In this week’s Filter, Facebook plans on developing a location-based mobile ad product, Tumblr introduces an updated iOS app, Facebook tries to practice what it preaches, Yahoo makes moves to become a media company again, and YouTube mulls a subscription model for some channels.
Facebook Working On Location-Based Mobile-Ad Product
The social networking giant squid, with its tentacles reaching across our online lives, says it’s developing a location-based mobile ad product. This makes sense, coming off last year’s acquisition of Gowalla’s team. Gowalla, if you’ll recall, was the Beta Max to Foursquare’s VHS in the location-based wars. With 900 million users using their mobile phones more and more to play on Facebook, this could be a huge revenue stream for Facebook — and ultimately advertisers.
There’s been “really significant interest” in the mobile- only news-feed ads Facebook started selling earlier this month, Everson said. While Facebook hasn’t said when it may roll out a location- based ad product, such ads could take advantage of information shared by almost 1 billion people that use the site. Facebook, which already allows companies to serve ads based on ZIP code, has come under scrutiny from regulators in the past about how it uses data in advertising. A mobile product could use more specific, real-time data. The company also allows users to share a physical location when posting an update.
Read the rest of the article at Bloomberg.
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Tumblr revamps its iOS app with new layout, offline mode, support for high-res images, Spotify and more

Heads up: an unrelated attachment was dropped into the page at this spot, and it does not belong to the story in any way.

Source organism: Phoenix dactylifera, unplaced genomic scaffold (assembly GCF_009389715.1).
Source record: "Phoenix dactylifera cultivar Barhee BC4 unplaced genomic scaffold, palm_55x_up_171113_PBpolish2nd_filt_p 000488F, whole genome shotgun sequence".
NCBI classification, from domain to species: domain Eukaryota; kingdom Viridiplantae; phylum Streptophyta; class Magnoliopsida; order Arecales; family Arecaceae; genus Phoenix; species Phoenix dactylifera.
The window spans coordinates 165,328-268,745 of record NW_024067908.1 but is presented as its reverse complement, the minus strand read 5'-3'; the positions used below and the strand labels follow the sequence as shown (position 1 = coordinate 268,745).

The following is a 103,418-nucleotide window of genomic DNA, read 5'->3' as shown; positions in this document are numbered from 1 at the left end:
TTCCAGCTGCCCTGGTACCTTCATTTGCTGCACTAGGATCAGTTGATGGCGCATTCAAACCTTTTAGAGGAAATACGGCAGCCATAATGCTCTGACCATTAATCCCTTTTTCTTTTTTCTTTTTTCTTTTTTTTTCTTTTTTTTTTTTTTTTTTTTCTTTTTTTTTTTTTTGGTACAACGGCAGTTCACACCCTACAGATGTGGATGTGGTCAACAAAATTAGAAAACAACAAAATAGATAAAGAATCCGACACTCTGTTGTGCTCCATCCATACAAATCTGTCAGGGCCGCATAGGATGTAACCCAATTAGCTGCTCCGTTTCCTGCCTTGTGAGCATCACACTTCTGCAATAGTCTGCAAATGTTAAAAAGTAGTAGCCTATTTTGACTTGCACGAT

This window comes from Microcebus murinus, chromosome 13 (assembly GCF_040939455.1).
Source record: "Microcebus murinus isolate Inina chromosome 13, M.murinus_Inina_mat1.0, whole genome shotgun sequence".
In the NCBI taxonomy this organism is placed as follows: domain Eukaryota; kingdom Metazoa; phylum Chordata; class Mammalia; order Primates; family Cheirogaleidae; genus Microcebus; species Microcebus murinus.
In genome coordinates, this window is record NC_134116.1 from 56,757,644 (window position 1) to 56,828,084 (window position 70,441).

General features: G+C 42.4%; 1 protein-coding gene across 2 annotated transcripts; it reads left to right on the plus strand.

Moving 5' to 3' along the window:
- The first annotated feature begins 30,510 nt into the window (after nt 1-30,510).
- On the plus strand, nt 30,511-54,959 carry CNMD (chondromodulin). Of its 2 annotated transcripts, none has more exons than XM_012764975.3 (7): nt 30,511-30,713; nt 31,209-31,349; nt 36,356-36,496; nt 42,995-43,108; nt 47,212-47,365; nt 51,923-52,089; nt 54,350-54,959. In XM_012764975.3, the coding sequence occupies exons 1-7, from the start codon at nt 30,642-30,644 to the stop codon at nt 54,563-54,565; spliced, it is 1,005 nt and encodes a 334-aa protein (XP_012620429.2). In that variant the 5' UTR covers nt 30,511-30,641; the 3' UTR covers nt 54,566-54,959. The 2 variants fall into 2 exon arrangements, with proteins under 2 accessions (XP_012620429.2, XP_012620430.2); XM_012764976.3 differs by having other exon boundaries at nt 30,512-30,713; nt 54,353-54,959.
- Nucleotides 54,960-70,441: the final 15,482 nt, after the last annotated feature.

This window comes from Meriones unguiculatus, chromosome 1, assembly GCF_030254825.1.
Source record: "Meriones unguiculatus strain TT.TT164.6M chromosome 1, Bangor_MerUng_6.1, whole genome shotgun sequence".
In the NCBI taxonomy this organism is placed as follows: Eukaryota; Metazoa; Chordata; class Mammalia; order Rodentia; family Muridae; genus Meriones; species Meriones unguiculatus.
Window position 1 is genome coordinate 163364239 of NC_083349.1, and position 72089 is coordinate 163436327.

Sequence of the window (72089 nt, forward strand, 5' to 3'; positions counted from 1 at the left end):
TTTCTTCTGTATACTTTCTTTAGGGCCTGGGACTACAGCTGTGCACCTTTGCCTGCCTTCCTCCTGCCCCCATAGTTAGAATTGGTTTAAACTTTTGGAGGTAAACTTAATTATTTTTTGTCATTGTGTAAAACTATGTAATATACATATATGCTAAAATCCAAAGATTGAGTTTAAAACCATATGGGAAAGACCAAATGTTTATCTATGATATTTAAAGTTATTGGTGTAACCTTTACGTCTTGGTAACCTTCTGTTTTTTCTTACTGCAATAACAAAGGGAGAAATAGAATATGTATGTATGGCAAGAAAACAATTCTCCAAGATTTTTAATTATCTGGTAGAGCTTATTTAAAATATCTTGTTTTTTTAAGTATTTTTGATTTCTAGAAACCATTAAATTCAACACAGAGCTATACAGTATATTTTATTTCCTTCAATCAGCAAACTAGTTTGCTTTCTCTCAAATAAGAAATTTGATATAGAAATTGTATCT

Tumblr introduced a revamped iOS app. According to the Next Web, the company says the new app “runs faster, and the new UI is made all the slicker by the move to simplify notifications by putting them all in one place on the dashboard.” But it’s also not hard to imagine that such an update, that allows for a better user experience, is also a tip of the hat to brands. Tumblr recently rolled out a new ad platform, and Tumblr has to be keeping an eye on the mobile market.
Speaking last week, CEO David Karp said it would launch the new app, and the company describes the new release as a “completely rebuilt app that’s better in every possible way.” A significant number of changes have been made as it aims at making blogging from an iPhone easier — and more appealing — than ever before. Version 3.0.0 has increased the tap-based functionality within the app and, for example, swiping up on the ‘compose’ button brings up the camera while swiping left brings up the text post shortcut. Significant changes have been made to images within the app. In addition to support for high-resolution photos — which will make the most of the updated camera on the new iPad and iPhone 4S — the app has enhanced the way photosets are managed and introduced a new, crisper system for viewing images.
Read the rest of the article at The Next Web.
Facebook provides rare peek at how site is policed
In trying to back up its words of transparency with deeds, Facebook offered a glimpse into how it monitors the site — and its 900 million citizens — looking for illegal or offensive content. The company posted a chart that resembles an engineering blueprint to show what happens after a user clicks on the “report” button.